The division of assets and debts in a divorce depends on several factors. California residents may be aware that California is a community property state. This means that all marital property is divided 50-50. There are 41 equitable distribution states, and in those states, property is divided by the court depending on many different variables such as length of the marriage, if children are involved and the earning potential of the parties.
There are two types of property to be considered for division in divorce, marital property and separate property. Separate property is property owned prior to the marriage, gifts to either party, inheritances, legal settlements for personal injury and property excluded by a prenuptial or postnuptial agreement. All other property is considered marital property.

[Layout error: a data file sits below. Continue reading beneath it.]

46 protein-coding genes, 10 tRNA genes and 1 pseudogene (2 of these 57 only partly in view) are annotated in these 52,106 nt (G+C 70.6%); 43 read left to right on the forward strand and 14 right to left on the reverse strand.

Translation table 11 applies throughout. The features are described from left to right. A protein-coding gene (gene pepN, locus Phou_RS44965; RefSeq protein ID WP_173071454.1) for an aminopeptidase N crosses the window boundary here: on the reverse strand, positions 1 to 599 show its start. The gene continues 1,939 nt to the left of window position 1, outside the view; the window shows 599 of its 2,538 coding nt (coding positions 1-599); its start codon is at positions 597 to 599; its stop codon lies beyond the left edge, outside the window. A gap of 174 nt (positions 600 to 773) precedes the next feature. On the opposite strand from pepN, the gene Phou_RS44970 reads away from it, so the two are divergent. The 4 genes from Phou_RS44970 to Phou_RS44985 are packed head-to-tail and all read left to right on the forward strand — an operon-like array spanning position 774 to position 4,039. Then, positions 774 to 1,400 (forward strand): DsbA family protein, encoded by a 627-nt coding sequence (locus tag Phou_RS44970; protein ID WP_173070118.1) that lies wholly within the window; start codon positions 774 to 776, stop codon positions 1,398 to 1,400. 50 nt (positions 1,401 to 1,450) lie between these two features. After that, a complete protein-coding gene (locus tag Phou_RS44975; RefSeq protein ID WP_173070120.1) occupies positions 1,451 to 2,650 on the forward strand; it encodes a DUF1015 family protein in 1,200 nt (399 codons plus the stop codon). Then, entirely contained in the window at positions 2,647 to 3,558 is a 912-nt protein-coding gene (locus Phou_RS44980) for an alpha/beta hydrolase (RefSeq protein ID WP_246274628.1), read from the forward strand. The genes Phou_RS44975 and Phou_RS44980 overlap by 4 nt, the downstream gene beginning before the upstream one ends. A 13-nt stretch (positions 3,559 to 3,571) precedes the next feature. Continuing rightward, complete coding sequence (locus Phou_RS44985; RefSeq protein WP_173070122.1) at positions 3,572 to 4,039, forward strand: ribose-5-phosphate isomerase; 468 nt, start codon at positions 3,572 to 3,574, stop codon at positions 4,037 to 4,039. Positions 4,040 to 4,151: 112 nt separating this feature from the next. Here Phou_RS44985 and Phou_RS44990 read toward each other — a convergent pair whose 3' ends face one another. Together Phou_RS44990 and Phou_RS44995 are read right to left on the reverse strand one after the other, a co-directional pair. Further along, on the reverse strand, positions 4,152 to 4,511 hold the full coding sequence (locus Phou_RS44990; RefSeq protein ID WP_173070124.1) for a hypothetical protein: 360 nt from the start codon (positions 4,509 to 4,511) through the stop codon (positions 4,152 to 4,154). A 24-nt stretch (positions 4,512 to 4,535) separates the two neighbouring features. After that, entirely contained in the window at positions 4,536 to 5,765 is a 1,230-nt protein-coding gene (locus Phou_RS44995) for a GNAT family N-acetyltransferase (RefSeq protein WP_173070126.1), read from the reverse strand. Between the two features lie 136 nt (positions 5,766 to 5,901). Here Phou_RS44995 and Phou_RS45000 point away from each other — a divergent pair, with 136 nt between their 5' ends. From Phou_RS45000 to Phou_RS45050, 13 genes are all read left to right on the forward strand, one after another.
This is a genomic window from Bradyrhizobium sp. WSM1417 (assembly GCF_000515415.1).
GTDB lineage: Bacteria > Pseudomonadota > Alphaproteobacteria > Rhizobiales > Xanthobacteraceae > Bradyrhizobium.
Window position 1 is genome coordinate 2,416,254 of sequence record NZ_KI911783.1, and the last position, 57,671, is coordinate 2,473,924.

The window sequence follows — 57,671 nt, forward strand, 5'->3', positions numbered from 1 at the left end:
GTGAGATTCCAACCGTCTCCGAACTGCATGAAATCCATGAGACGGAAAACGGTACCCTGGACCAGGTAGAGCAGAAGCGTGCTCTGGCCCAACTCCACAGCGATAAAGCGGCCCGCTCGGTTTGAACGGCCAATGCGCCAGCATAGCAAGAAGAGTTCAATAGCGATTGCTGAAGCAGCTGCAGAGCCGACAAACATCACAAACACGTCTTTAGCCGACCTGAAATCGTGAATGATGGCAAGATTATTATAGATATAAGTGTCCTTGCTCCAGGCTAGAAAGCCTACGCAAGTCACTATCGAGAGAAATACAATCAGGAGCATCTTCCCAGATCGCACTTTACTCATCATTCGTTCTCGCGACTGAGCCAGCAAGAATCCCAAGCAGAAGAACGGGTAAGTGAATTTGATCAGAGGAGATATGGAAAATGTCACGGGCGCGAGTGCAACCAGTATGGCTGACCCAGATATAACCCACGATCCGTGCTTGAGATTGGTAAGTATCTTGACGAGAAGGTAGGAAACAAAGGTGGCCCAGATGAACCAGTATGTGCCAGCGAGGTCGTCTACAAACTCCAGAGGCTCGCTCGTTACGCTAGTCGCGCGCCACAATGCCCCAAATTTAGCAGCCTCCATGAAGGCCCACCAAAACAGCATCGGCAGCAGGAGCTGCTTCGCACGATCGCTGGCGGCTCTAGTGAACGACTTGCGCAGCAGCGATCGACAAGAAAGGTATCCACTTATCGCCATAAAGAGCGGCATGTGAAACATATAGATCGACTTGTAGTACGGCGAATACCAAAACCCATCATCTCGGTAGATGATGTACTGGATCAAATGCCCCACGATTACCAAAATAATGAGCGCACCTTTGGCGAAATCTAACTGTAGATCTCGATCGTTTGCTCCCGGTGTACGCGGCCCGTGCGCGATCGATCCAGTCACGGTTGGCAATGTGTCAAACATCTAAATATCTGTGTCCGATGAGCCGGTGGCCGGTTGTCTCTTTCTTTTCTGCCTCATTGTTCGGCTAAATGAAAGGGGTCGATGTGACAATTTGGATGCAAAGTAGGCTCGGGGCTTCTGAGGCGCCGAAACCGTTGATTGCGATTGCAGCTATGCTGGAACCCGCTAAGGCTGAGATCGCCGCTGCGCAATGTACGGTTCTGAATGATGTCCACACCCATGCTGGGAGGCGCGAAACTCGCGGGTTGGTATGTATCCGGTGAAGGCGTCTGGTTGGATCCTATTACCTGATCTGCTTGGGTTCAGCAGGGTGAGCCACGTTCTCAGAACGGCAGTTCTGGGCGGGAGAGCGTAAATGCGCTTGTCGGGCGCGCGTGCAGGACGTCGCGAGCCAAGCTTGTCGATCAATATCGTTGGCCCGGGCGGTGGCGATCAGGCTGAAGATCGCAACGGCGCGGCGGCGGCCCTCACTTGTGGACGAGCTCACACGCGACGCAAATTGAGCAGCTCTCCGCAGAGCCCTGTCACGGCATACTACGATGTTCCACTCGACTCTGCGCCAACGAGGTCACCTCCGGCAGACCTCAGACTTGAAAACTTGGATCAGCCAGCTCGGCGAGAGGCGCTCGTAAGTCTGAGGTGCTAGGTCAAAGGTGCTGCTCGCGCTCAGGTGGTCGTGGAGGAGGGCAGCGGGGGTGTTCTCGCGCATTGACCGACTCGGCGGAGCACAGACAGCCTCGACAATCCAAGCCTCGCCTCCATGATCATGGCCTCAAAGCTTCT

Marital debt must also be divided, including mortgages, loans, credit card debt and student loans. Student loans are becoming larger and more prevalent. Division depends on whether the loan was used for living expenses, signifying that both parties benefitted from the loan, or simply for tuition and books. If a professional degree was obtained, the student loan may be the liability of the holder. But some states, like New York, consider professional degrees to be marital property, so the debt would belong to both parties.
The division of assets and debts during a divorce is a complex process dependent on many factors. Thorough understanding of state law, divorce and property laws and family law may make a substantial difference in the division of marital property. Prenuptial and postnuptial agreements may help both parties understand expectations and protect assets. Divorce is never easy, but it can be made easier by understanding the law and options available.
Source: Forbes, “Are Student Loans Incurred During The Marriage Considered Marital Debt?“, Jeff Landers, December 17, 2013